Xiamen (Shah-mun) cozies up to the South China Sea on the Straights of Taiwan. It’s a modest-sized city, by Chinese standards, with about 4 million people and a busy port at the mouth of the River of Nine Dragons. Xiamen is also a sister city of Baltimore, which is natural, given Baltimore’s pre-eminence position as Maryland’s port city.
Referred to as “Amoy” in some dialects, during colonial rule, the mandarin name 廈門 translates to “Gate of the Grand Mansion.” The treaty of Nanking (in 1842) designated Xiamen a trading port, a concession by the Chinese after their defeat in the first Opium War. The Chinese were forced to kow-tow* to the victorious Western forces. These wars were waged by the Chinese because the British (notably) were selling opium from India into China to offset the balance of cash from a robust Chinese export activities (the 21st century equivalent, I suppose, are T-bills).
Trade, then, is embedded in the development and history of the city and it is here that the Chinese International Fair for Investment and Trade (CIFIT) show is held every year.
As an indicator of its importance, a recent event was opened by now-President Mr. Xi Jinping, who, now that he’s on the job in Beijing, probably doesn’t have time to come this year (the fair is held every year in September).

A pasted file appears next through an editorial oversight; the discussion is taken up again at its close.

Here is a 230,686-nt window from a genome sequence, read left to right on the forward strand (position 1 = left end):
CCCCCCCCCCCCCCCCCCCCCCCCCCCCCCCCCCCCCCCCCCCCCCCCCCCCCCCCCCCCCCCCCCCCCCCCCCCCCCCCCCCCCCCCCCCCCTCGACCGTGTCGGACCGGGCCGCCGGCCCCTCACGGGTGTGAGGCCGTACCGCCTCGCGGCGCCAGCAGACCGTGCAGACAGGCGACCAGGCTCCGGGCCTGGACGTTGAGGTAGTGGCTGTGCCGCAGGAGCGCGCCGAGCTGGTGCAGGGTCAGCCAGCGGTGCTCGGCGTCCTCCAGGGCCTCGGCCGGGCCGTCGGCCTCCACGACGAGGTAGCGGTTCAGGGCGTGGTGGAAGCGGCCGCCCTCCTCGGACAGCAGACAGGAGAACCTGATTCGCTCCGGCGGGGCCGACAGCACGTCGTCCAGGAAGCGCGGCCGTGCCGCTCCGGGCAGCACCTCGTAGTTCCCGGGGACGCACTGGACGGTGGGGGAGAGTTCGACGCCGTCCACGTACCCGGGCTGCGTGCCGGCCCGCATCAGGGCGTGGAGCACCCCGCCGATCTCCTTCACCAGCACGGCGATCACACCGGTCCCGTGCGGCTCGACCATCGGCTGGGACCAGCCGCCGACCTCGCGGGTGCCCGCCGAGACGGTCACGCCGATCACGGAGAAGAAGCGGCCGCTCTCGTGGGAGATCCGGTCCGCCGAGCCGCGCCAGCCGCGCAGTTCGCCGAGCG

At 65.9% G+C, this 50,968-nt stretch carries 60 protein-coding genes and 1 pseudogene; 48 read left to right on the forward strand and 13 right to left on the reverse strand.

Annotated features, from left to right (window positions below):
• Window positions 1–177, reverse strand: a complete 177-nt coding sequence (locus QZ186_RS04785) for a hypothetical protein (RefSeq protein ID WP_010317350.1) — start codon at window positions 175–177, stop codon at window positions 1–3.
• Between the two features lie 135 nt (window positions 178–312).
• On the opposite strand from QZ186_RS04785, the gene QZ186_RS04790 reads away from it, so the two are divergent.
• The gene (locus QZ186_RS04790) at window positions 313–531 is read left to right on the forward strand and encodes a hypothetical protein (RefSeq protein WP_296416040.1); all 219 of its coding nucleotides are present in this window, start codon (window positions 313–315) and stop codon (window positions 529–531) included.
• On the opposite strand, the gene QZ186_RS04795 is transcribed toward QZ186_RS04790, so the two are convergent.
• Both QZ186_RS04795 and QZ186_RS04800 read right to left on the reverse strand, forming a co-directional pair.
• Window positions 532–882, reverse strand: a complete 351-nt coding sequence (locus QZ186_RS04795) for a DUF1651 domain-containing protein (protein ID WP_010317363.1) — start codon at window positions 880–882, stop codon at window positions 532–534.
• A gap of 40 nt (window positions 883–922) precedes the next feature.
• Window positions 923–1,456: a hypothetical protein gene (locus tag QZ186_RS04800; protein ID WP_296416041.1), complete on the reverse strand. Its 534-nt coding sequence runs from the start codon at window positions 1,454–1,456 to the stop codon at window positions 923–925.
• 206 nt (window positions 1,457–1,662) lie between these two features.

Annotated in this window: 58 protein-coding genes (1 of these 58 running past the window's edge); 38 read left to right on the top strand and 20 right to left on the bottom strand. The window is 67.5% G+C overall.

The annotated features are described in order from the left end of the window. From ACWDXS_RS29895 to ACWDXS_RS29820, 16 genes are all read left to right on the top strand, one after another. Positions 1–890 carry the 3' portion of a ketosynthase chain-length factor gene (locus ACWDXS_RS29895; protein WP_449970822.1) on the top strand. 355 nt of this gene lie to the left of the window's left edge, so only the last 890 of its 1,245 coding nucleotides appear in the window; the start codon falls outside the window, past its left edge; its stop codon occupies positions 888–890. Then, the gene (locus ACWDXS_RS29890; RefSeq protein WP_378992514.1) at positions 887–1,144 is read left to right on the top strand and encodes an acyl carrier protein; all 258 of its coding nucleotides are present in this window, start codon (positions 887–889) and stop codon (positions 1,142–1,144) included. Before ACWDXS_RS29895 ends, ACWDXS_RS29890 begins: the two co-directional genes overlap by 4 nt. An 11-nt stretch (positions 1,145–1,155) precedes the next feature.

Xi Jinping Opens Fair
The Fair is a huge event with rollouts of everything from furniture and toys to foods, wine construction materials and whole port projects.
Products for Sale
The marina that is being developed is an exclusive harbor community with condos, private slips and recreation for the emerging “haves” in China.
Marina Sales at CIFIT
A tremendous focus has been on the energy industry in recent years and extensions on the designs of compact fluorescent bulbs are inspiring (to the point of a little ludicrous).
Which means what?
Testing. Loads of testing. And as China’s products rises on the value chain and the middle class extends demanding higher quality products and services, the swift and the focused will have a nice piece of testing and evaluation business.
Girls in Green
*To “kow-tow” in the West means to submit to a superior power. In China, it literally means to prostrate oneself and bang your head “kòu tóu.” The Grand Kow-Tow was an über sign of respect to the Chinese emperors requiring three prostrations and a total of nine forehead bangs to the floor. These ladies don’t have to kow-tow. It would mess up their hats.